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How to add heat to an outdoor critter house

For over 7 years I’ve been feeding Sammy, the outdoor cat, on my back deck. No one knows where he lives or how he’s survived our recent bad winters, but somehow Sammy keeps going. Even though I can’t get near him, I think of him as one of my own beloved critters.

Last year I bought him a log doggie house, and before the cold weather set in I added a heat lamp for warmth. Sammy doesn’t live in this house, but he likes the heat so much he often sleeps out there all day, and sometimes well into the night.

Many people have asked about what I did and which products I used, so I decided to share that info on this blog.

The above picture shows Sammy in the house. I bought this from Petco online. The house came on short legs with a wooden floor, but Sammy didn’t like the spongy feel of the floor so I cut off the legs and took out the floor.

I bought a 100 watt red heat lamp and housing from Petsmart.

I found it in the reptile area. You can get lower and higher wattages, but I felt comfortable with 100 watt. There were some hen house and barn fires in Portland this winter, and the news said that heat lamps over 100 watts were the cause.

I spoke with a few electricians about how to safely put this in the house.

I hung the lamp on a hook and fixed the wires up in the ceiling. I wrapped a plastic bag around the connection where I plugged the lamp into the outdoor extension cord, and then wrapped duct tape around that. This would minimize condensation.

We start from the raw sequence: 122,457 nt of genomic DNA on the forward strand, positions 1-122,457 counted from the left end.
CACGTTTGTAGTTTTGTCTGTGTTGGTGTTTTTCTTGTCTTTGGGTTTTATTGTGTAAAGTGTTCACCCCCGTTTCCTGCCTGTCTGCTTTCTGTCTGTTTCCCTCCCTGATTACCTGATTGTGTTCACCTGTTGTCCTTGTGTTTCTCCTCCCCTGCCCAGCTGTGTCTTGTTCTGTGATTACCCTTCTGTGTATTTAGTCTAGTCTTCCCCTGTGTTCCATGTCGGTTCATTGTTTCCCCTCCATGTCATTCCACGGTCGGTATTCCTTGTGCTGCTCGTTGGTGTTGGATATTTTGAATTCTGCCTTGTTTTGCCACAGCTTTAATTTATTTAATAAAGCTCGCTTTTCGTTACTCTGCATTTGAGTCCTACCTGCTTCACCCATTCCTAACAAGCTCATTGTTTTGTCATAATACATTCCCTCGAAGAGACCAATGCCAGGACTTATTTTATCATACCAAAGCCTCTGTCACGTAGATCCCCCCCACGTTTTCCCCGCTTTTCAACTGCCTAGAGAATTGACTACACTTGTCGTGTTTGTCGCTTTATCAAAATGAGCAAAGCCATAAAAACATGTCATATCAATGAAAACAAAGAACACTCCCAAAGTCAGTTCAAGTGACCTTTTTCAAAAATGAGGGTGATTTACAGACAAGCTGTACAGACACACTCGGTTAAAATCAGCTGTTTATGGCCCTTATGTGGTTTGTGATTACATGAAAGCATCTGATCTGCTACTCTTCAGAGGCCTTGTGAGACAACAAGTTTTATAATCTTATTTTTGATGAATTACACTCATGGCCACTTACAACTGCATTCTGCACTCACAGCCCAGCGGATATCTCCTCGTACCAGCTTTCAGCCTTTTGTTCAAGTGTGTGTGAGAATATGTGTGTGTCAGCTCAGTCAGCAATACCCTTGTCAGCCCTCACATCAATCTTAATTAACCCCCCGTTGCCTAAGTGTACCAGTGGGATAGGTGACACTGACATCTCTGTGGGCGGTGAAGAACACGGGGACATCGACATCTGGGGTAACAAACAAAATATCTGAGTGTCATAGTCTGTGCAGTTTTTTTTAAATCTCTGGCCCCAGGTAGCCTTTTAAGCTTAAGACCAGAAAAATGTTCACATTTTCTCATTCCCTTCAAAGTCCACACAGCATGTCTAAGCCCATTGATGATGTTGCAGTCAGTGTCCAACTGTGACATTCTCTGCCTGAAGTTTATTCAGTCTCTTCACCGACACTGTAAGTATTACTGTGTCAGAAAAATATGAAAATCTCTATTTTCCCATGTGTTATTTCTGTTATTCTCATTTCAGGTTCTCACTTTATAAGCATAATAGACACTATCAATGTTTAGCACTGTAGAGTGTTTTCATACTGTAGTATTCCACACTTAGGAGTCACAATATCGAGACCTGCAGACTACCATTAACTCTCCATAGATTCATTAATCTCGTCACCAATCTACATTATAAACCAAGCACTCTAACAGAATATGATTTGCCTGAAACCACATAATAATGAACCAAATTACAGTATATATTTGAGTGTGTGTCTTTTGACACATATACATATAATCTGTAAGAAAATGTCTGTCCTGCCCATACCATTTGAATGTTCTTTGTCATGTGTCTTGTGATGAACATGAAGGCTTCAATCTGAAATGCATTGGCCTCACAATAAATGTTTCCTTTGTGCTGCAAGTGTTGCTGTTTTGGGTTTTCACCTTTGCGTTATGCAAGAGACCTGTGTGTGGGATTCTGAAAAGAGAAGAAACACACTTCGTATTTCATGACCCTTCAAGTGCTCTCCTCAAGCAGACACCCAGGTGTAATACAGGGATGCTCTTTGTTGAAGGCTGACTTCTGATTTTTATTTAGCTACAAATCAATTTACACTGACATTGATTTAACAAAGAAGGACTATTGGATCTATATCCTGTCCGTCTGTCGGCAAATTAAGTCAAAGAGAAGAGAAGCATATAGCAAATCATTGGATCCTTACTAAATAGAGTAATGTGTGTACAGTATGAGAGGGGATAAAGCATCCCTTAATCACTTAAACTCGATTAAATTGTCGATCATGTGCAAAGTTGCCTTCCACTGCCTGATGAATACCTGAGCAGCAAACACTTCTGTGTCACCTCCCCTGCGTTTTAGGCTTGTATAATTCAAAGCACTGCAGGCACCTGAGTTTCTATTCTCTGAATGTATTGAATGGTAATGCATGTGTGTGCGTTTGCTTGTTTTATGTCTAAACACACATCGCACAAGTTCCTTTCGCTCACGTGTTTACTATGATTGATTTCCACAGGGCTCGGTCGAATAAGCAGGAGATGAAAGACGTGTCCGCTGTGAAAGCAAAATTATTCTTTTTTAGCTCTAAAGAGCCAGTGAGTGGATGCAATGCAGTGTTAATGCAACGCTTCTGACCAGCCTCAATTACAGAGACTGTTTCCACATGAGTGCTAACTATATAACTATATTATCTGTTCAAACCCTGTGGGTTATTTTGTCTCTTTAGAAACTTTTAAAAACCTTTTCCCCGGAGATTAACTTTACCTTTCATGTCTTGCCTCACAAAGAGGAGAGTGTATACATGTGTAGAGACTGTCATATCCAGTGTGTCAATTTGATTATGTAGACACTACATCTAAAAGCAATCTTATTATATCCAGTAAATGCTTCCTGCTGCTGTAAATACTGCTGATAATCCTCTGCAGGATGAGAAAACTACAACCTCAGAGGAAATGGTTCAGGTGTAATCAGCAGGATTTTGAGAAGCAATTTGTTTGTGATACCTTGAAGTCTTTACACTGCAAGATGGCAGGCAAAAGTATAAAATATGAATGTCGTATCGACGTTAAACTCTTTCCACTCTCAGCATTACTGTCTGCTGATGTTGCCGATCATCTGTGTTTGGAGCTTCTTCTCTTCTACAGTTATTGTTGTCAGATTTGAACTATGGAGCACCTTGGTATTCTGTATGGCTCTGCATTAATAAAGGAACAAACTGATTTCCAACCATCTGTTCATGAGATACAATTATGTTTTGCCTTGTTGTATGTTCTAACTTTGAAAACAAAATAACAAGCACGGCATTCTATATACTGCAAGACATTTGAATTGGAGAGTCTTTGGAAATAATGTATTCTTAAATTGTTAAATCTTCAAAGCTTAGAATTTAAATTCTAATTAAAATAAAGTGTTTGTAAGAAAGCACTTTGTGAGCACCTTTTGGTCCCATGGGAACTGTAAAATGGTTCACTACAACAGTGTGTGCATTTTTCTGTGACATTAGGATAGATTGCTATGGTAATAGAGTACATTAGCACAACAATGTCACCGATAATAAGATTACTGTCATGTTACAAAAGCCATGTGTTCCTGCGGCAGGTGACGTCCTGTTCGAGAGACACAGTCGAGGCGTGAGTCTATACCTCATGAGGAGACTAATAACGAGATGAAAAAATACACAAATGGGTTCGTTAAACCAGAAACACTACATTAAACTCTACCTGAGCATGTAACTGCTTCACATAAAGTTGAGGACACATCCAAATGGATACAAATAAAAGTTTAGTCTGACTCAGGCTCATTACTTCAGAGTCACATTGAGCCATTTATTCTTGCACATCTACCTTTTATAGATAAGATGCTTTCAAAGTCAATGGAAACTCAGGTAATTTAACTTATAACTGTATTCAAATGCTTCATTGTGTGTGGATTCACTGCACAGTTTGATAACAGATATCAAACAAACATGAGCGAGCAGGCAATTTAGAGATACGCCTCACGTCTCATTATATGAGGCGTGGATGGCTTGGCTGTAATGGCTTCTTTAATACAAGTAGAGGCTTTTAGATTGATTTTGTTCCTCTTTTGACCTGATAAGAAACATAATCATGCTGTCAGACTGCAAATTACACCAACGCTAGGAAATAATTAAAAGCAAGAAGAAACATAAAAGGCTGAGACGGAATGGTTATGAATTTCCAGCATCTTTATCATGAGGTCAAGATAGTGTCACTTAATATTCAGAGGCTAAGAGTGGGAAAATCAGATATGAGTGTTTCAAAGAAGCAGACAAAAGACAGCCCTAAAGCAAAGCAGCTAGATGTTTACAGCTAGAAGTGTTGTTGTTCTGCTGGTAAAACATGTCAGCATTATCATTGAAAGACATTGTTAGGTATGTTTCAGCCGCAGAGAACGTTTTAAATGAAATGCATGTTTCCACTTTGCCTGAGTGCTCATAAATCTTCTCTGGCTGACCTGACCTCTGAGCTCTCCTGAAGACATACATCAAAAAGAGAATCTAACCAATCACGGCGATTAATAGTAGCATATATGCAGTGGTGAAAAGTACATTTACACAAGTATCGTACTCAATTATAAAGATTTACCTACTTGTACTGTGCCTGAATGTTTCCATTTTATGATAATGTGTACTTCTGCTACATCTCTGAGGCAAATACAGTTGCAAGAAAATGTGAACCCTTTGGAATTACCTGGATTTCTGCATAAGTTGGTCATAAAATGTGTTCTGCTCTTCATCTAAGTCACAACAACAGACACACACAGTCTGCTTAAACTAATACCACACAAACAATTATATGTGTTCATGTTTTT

The electricians said that as long as the lamp and cord were out of the direct rain I should be ok. The peaked roof made this a perfect style for adding the lamp.

Finally, I put the lamp on a remote control converter, which I bought at Home Depot in the holiday lighting department for $10.00. Here’s a link to a similar device on Amazon.com. All I have to do is click the remote from inside and I can turn the lamp on and off.
Very cool!

This has worked well for me, but if you decide to give this a try I recommend you speak with an electrician or other knowledgeable person about any safety questions you might have.

I’ve received emails and pictures of other heating ideas from people who are feeding outside critters. Sammy’s house is on my uncovered deck, and with all the rain here in Oregon I can’t put any bedding in there.

However, just for the fun of it I put some fleecy bedding in the house the other day and Sammy refused to go near it. He’s probably never seen, much less slept, on bedding. Maybe we’ll try again when it’s dry.

Sammy will spend 10 hours under the heat lamp while it rains outside. He seems to be awfully content…and that makes me very, very happy.


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